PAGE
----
Are you tired of walking on the treadmill? Winter means indoor walking is ideal for escaping the cold elements, but spring brings more excellent weather, bringing fresh air to your workouts. If that sounds delightful, try the Finnish exercise called nordic walking.
Never heard of nordic walking? You’ve come to the right place. We’ll explain the nordic walking techniques, describe the difference between nordic and normal walking, describe benefits, and speak about nordic walking equipment. Before you know it, you’ll be a nordic walking champ, and regular walking will seem lame. Ready to get started?
History of Nordic Walking
Nordic walking originates in Finland, where cross-country skiers walk with poles during the offseason to mimic their sport and stay in shape. Throughout the 1900s, cross-country skiers grabbed walking poles to keep in shape when the snow was gone.
In 1979, a book called Hiihdon lajiosa, meaning cross-country skiing training methodic in English, published by a man named Mauri Repo, became popular. It showcased the nordic walking technique to keep cross-country skiers fit year-round.
Learning How to Perform Nordic Walking
Nordic walking is different from regular walking for several reasons. For one thing, nordic walking involves walking poles to increase breathing and power. Pushing through nordic walking poles promotes upper body strength and longer, more powerful strides.
Hold the poles in your hands to start nordic walking, but ignore them as you walk normally. Your upper body is straight with your abs tight. Start swinging your nordic walking poles like a pendulum in opposition to your leading foot as you walk. Ensure you lead with your heel and roll through the ball of your foot at your walk.
Slowly, pick up the pace and begin pushing the poles into the ground at a 45-degree angle. Grip the pole as you push back, and then release your hand as it comes forward to initiate power. See? You are nordic walking!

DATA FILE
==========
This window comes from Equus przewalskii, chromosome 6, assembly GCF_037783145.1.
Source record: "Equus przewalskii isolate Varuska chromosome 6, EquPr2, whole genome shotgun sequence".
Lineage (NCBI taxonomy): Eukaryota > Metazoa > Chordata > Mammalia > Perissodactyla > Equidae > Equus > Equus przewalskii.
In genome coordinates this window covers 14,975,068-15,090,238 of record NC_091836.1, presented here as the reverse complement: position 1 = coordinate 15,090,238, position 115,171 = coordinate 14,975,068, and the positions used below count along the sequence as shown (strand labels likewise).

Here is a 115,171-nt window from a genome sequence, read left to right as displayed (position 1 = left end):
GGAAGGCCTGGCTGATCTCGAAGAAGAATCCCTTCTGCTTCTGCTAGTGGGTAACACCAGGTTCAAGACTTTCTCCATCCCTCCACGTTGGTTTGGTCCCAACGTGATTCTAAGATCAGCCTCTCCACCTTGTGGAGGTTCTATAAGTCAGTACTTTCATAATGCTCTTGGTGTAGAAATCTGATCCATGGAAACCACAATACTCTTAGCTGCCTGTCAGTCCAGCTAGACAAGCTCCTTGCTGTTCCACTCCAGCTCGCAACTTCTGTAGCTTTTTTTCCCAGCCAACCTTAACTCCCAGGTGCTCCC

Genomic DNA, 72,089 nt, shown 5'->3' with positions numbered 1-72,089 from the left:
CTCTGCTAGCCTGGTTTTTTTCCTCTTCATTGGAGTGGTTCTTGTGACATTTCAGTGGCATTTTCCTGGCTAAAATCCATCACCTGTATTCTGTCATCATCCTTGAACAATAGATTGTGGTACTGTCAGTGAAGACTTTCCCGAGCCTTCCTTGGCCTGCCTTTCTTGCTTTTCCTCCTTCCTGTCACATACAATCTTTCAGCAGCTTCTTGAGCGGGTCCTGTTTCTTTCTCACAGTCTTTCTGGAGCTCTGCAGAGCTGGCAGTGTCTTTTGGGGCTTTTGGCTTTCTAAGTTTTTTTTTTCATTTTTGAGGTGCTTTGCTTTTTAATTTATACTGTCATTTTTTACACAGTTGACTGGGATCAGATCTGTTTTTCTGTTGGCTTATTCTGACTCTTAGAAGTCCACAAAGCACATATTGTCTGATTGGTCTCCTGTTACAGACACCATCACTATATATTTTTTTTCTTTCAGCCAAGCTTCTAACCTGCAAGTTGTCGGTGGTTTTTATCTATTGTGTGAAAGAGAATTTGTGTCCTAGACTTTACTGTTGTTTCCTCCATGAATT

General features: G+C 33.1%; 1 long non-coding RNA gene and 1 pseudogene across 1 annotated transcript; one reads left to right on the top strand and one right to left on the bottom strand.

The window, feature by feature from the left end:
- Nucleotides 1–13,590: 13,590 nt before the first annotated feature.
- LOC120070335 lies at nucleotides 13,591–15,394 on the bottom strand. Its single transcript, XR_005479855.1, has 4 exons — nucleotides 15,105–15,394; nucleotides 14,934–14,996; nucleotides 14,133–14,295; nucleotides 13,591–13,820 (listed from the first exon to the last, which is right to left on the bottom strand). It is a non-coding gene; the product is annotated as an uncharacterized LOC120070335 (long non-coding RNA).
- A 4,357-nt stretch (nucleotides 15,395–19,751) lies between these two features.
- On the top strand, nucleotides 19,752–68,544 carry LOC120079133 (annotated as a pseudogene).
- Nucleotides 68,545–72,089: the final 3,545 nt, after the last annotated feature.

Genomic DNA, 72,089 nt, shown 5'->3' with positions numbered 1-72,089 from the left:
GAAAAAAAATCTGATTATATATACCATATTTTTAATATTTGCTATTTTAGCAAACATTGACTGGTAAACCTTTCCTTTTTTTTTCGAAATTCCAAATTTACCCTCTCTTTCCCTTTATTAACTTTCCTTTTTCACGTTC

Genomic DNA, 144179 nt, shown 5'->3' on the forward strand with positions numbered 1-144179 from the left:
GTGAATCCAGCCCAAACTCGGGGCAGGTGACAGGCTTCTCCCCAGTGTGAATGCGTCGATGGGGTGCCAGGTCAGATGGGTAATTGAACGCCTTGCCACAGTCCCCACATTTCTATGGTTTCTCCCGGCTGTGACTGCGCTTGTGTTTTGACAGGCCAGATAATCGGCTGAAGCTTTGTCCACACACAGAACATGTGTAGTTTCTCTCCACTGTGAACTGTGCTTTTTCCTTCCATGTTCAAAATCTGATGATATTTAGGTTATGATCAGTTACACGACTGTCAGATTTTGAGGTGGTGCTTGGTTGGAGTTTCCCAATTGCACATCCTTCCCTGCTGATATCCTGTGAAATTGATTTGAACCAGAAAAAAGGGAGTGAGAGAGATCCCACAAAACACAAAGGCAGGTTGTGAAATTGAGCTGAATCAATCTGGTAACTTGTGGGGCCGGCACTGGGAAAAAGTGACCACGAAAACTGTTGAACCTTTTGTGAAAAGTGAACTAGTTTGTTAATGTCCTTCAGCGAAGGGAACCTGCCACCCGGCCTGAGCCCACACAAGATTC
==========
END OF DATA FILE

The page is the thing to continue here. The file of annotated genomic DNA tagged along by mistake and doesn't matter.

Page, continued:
Nordic Walking Technique
Now that you understand how nordic walking on a flat surface, here are some different techniques for nordic walking to keep things interesting.
Up and Downhill Nordic Walking
Focus on the heel-to-toe roll when you walk up or down a hill. It is more challenging when you are on an incline or decline, so make sure you don’t start stomping or walking with a flat foot. The heel-to-toe walking technique expends more energy, leading to increased cardiovascular fitness.
Your stride length increases with uphill nordic walking. If it becomes exceptionally steep, use both nordic poles to push off simultaneously. Never try nordic walking without using your poles. Always keep your arms pumping regardless of the vertical, uphill incline. Nordic walkers lean into their ankles, not their hips, when ascending a hill.
For nordic walking downhill, your stride decreases as you descend. Keep your knees bent to help absorb the impact as you walk. Keep your trekking poles behind you for extra support, and lean into them as you walk. Your upper body stays tall, and tightening your glutes and core promotes better stability as you descend. If a slope becomes too steep, zigzag or place your walking poles in front of you to add more stability to your walk.